Are ACT Prep Classes really that helpful?
I need an ACT score of at least 30 to get into a military academy. From my PSAT score, I'll probably get a 28. Will an ACT Prep class actually raise my score by two points or more? Thanks!
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Bear with me on this one. The ACT does not penalize you for guessing, right? So, you can successfully raise your score by knowing how to guess. Seriously. When my son kept failing the ASVAB, I taught him this technique and his score skyrocketed. They made him retake it and fingerprinted him! And he still nailed it!
Here's the trick. Do NOT just guess randomly. Say you were taking a true-false test that was written in Japanese. Can't read the questions. Ten questions. What do you do? If you just assign random T and F to the questions, you stand to miss them all. But, if you mark all of them T, or all of them F, you stand to get 4-6 correct. So, on the multichoice tests, I walk into the room with a letter in my head. Today it is "B". any question that I flat out cannot figure out or narrow down through process of elimination gets a B, and I move on. (really reduces stress too!) If I run out of time, all remaining questions also will get a B. If I can narrow it down, I take the letter that comes first in the alphabet. So if I narrow it down to B or C, I pick B. if it is A or D, I pick A.
The ultimate objective of these tests is to win without cheating. I know nothing about the prep programs, but I know my method works! Now, what is your area of weakness? Vocabulary can be addressed by learning roots - pyro - fire, etc. and I believe in flash cards. There are plenty of free learning tools on-line.
Another thing I do is rather than studying my areas of weakness, which of course are difficult for me, I work to improve my strengths. It seems counter-intuitive, but I am more likely to learn that which I already do well in than something I detest having to study.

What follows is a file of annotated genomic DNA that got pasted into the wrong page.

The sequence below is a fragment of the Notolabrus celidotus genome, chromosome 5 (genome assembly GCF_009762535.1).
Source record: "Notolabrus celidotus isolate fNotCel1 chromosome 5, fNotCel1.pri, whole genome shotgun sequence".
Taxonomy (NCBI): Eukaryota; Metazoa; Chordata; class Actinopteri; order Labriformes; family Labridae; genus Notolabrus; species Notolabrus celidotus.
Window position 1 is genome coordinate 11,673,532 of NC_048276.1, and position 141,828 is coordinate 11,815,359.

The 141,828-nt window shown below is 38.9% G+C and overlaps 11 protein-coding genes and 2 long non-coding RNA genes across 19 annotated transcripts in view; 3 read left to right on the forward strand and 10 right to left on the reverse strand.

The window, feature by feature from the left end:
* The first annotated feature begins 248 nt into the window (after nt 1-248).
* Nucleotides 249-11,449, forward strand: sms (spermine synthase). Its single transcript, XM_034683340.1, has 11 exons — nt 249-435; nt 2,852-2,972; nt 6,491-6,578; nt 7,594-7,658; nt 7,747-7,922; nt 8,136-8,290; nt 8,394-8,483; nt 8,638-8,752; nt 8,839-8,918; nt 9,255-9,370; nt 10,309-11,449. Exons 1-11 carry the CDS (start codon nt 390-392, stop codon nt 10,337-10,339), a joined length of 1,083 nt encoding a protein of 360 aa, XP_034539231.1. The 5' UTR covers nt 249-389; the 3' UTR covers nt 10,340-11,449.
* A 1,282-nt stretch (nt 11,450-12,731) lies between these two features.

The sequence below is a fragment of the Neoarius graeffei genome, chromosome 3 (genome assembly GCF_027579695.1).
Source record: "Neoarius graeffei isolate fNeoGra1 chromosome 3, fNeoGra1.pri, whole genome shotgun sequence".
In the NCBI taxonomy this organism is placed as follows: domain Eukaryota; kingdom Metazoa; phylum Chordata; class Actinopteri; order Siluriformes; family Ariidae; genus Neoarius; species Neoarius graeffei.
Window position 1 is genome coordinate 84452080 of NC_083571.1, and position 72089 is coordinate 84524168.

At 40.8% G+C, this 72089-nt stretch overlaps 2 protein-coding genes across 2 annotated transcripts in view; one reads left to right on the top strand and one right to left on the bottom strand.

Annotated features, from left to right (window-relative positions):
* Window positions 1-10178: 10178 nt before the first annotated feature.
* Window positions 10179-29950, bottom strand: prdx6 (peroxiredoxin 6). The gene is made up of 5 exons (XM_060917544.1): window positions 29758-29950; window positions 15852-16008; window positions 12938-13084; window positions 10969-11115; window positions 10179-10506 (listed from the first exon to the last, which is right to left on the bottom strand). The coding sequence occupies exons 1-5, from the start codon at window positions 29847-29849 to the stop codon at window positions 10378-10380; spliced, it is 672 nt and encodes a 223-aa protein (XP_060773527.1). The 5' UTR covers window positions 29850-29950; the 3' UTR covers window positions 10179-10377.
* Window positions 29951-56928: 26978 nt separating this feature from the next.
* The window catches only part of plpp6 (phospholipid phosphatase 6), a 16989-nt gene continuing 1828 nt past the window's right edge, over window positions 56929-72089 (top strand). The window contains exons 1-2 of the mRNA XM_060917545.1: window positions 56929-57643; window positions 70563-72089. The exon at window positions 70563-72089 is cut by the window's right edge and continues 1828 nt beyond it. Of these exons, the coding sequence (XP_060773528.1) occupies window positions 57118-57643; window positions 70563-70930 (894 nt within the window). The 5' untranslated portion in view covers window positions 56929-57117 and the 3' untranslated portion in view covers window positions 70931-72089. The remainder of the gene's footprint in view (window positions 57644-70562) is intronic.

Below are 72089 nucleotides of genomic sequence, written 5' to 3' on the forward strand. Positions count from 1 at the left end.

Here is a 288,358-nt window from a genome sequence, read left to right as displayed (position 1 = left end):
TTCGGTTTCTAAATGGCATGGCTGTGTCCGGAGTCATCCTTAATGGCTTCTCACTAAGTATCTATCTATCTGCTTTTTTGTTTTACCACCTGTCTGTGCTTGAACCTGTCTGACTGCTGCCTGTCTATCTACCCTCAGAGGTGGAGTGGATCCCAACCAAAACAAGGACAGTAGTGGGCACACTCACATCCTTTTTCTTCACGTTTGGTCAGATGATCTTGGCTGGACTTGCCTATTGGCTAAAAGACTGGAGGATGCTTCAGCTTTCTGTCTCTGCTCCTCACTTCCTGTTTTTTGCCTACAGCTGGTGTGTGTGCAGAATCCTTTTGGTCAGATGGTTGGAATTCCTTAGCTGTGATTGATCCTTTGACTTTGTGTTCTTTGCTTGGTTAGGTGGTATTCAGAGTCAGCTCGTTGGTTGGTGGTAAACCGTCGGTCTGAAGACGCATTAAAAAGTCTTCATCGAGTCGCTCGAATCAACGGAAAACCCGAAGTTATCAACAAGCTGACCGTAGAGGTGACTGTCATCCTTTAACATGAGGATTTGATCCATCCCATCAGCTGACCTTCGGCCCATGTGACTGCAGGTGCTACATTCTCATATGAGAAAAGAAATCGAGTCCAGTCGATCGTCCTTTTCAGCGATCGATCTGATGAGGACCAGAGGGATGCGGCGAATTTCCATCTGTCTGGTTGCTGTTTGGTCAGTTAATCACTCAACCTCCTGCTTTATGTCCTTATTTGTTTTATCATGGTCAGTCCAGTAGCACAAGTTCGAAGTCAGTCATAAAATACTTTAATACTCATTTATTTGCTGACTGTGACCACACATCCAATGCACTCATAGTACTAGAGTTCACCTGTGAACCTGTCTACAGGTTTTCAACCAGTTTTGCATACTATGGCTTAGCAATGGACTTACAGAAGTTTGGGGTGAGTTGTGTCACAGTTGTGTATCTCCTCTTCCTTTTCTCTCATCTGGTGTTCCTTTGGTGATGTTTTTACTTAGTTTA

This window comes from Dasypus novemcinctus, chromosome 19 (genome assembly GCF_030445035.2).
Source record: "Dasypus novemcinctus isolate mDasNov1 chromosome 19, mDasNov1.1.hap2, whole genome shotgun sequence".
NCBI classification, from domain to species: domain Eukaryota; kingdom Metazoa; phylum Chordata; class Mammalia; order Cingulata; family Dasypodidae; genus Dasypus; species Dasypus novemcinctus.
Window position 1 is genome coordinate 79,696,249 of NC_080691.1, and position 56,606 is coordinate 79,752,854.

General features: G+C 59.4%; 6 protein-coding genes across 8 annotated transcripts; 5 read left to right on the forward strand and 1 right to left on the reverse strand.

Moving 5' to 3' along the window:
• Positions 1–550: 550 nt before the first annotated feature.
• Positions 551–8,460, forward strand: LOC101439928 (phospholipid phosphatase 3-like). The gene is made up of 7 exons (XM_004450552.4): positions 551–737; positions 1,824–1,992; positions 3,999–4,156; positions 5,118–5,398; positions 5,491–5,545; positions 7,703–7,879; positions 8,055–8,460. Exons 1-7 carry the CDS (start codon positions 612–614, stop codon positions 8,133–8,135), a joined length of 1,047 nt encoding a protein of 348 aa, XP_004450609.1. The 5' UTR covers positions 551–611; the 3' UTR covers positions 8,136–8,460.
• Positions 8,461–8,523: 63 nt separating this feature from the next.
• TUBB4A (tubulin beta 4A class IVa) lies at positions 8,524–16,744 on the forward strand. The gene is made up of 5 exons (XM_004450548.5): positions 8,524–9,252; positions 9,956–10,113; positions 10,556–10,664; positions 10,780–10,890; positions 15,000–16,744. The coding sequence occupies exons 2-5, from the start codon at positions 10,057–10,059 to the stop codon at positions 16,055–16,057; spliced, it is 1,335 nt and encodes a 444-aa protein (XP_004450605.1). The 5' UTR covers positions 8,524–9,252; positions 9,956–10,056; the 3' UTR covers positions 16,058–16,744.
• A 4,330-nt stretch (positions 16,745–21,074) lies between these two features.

You are obviously very driven, so I know you can do this! Fire back with any questions!
Blake Ashley’s Answer
I think this totally depends on your style of learning. If a class will force you to sit down and prep for the exam, then I definitely suggest you take it. However if you learn best by studying on your own and know that you will take the time to actually sit down and study without having a set time every week to do so, then I don't think you need to take the class. Personally, I learn best on my own so I did not take a class. It's all about knowing yourself and knowing what you need to succeed!
G. Mark’s Answer
This is a weirder question than most people would assume. The reason is that a lot of tests are intended to gauge the basic potential of a person to pursue some area of study or career. And there is a philosophy that says that if you take these tests "cold" and without preparation, that's the best and "fairest" estimation of your abilities or at least potential. I think many -- or most -- people would agree that if you practice a test over and over, you could be considered "cheating". After all, if you know what to expect to be asked, you'll have a better chance of getting the answer right than someone who was not prepared at all. There's also the idea that simply taking a "kind" of test and having experience and a comfort level with a "kind" of question, you'll simply be taking the most advantage of your innate potential without being bogged down by anxiety. So preparing for tests -- no matter how "unbiased" and "pure" they're intended to be -- will generally make a person who is unfamiliar with the setting or process or emotional situation and environment a better test-taker and have a better outcome.
Yes, you need prep classes. I've worked with 11th grade AP students whose English grammar and reading incomprehension skills were lacking" but improved several points after tutoring. I highly recommend getting an experienced ACT tutor. And practice until your score exceeds 30.
I also would recommend taking both the ACT (like you planned) and the SAT. Some students naturally do better on one or the other. After taking each once, and then doing a prep course or self-study book for the test you initially scored the highest on. Once you are comfortable, retake the test and see how/if your score changes and evaluate your next steps.